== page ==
200 Part III: Performing Common Tasks

Figure 10-13:

Your

browser

displays a

number of

links that

appear as

part of the

Index page.

Using the quick-access links

Refer back to Figure 10-13. Near the top of the page, you see three links.

These links provide quick access to the site features. The browser always begins at the Module Index. If you need to return to this page, simply click the Module Index link.

The Topics link takes you to the page shown in Figure 10-14. This page contains links for essential Python topics. For example, if you want to know more about Boolean values, click the BOOLEAN link. The page you see next

describes how Boolean values work in Python. At the bottom of the page are related links that lead to pages that contain additional helpful information.

The Keywords link takes you to the page shown in Figure 10-15. What you see is a list of the keywords that Python supports. For example, if you want to know more about creating for loops, you click the for link.

Chapter 10: Interacting with Modules 201

Figure 10-14:

The Topics

page tells

you about

essential

Python

topics, such

as how

Boolean

values work.

Figure 10-15:

The

Keywords

page

contains

a listing of

keywords

that Python

supports.

202 Part III: Performing Common Tasks

Typing a search term

The pages also include two text boxes near the top. The first has a Get button next to it and the second has a Search button next to it. When you type a search term in the first text box and click Get, you see the documentation for that particular module or attribute. Figure 10-16 shows what you see when you type print and click Get.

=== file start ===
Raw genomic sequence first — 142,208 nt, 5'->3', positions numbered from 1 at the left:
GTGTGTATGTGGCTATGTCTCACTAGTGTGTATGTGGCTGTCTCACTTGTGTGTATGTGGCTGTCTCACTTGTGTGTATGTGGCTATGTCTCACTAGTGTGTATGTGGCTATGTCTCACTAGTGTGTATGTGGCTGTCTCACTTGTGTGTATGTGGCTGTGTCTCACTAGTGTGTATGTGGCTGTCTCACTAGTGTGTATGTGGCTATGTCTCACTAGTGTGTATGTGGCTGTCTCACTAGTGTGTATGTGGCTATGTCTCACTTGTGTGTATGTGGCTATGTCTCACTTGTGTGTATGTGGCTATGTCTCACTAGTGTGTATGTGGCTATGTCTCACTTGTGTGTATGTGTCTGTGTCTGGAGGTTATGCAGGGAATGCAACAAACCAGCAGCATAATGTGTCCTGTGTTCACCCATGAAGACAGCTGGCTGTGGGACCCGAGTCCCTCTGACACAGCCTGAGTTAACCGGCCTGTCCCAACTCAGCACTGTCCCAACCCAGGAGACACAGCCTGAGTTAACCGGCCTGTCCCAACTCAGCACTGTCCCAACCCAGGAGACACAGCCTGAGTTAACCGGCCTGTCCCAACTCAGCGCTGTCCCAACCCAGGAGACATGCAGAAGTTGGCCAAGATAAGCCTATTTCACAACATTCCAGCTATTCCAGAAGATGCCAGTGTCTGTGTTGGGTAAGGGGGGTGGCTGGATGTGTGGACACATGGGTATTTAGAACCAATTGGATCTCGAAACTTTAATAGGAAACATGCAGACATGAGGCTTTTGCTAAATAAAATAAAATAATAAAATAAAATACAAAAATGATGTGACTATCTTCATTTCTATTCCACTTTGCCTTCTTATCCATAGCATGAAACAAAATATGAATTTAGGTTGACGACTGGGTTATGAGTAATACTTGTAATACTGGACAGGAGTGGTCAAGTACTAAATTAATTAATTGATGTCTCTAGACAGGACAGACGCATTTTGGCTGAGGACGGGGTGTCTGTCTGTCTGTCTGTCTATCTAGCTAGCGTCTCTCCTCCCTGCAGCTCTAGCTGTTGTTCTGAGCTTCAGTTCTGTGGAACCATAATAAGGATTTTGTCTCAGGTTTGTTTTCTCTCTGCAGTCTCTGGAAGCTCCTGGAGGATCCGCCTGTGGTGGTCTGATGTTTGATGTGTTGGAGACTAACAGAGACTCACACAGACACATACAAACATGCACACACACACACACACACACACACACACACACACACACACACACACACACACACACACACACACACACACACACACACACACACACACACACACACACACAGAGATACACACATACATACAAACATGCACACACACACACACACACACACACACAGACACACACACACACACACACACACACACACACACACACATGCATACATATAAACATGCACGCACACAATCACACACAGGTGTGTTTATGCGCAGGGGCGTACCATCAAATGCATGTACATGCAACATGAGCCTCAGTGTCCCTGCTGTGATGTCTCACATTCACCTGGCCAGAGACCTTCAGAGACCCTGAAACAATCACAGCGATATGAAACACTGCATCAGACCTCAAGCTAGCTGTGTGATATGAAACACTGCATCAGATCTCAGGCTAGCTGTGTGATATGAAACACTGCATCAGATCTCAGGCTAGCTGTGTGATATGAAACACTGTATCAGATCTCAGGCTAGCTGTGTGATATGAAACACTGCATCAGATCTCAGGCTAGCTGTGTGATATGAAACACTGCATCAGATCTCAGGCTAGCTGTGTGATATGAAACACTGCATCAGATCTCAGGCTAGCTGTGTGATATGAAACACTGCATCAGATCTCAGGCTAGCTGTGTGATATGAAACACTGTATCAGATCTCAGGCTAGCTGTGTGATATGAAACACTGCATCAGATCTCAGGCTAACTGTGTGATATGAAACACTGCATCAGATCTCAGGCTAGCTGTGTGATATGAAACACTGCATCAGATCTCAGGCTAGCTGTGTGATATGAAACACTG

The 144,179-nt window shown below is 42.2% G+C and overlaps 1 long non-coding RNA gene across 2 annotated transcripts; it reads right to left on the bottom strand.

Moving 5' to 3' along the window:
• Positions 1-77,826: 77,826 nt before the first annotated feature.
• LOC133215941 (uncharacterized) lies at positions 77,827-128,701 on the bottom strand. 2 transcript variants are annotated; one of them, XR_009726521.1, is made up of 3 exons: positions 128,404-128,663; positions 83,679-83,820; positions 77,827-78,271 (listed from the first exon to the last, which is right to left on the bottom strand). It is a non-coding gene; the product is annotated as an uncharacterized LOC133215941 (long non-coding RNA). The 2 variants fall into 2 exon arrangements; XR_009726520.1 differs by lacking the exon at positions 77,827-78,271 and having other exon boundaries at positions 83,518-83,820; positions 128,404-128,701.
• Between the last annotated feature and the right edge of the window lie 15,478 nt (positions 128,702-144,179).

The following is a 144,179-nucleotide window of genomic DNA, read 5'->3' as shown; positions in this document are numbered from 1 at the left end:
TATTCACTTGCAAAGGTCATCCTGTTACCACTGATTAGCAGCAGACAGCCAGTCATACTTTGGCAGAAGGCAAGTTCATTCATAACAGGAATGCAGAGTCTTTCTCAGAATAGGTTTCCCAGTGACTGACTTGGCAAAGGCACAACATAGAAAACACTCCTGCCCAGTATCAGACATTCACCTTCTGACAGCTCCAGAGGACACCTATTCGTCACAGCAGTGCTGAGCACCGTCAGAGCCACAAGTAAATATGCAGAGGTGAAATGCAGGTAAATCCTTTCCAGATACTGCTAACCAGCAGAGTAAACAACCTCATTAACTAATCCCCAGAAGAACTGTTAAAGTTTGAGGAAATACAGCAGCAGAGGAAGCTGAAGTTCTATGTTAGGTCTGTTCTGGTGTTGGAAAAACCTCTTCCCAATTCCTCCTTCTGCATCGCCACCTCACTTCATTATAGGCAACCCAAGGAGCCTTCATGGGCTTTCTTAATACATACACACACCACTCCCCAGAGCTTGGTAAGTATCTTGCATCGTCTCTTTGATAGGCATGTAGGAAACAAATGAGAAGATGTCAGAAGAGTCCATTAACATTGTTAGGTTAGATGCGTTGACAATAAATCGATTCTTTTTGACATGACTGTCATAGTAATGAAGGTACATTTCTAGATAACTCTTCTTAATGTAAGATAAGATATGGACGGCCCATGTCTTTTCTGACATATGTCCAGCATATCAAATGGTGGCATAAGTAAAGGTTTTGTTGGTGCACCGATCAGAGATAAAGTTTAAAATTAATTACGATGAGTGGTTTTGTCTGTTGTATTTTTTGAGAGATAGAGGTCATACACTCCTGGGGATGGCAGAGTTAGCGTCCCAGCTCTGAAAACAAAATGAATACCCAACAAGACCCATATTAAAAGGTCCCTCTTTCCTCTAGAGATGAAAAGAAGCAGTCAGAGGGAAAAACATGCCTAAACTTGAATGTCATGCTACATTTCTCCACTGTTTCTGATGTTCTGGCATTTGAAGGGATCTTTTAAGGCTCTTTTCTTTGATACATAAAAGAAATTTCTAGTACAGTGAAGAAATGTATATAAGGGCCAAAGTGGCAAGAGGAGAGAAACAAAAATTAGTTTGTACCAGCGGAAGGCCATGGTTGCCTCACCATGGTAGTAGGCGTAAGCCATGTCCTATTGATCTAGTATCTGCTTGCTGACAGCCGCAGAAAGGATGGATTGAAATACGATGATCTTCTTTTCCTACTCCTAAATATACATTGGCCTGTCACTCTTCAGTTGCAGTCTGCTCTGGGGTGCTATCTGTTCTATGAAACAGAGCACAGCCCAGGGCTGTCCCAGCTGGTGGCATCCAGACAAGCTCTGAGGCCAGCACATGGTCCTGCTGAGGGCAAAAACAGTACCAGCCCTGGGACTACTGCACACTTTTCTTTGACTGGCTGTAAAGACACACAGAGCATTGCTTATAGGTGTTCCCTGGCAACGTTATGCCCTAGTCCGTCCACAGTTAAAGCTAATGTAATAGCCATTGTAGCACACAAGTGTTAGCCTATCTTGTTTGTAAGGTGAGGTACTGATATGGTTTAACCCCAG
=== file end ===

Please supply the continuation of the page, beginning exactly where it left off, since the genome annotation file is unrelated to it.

Figure 10-16:

Using Get

obtains

specific

information

about a

search term.

When you type a search term in the second text box and click Search, you

see all the topics that could relate to that search term. Figure 10-17 shows typical results when you type print and click Search. In this case, you click a link, such as calendar, to see additional information.

Chapter 10: Interacting with Modules 203

Figure 10-17:

Using

Search

obtains a

list of topics

about a

search term.

Viewing the results

The results you get when you view a page depends on the topic. Some topics are brief, such as the one shown in Figure 10-16 for print. However, other topics are extensive. For example, if you were to click the calendar link in Figure 10-17, you would see a significant amount of information, as shown in Figure 10-18.

In this particular case, you see related module information, error information, functions, data, and all sorts of additional information about the calendar printing functions. The amount of information you see depends partly on the complexity of the topic and partly on the amount of information the developer provided with the module. For example, if you were to select MyLibrary from the Module Index page, you would see only a list of functions and no documentation at all.

204 Part III: Performing Common Tasks

Figure 10-18:

Some pages

contain

extensive

information.

Chapter 11

Working with Strings

In This Chapter

▶ Considering the string difference

▶ Using special characters in strings

▶ Working with single characters

▶ Performing string-specific tasks

▶ Finding what you need in a string

▶ Modifying the appearance of string output

our computer doesn’t understand strings. It’s a basic fact. Computers understand numbers, not letters. When you see a string on the computer screen, the computer actually sees a series of numbers. However,

humans understand strings quite well, so applications need to be able to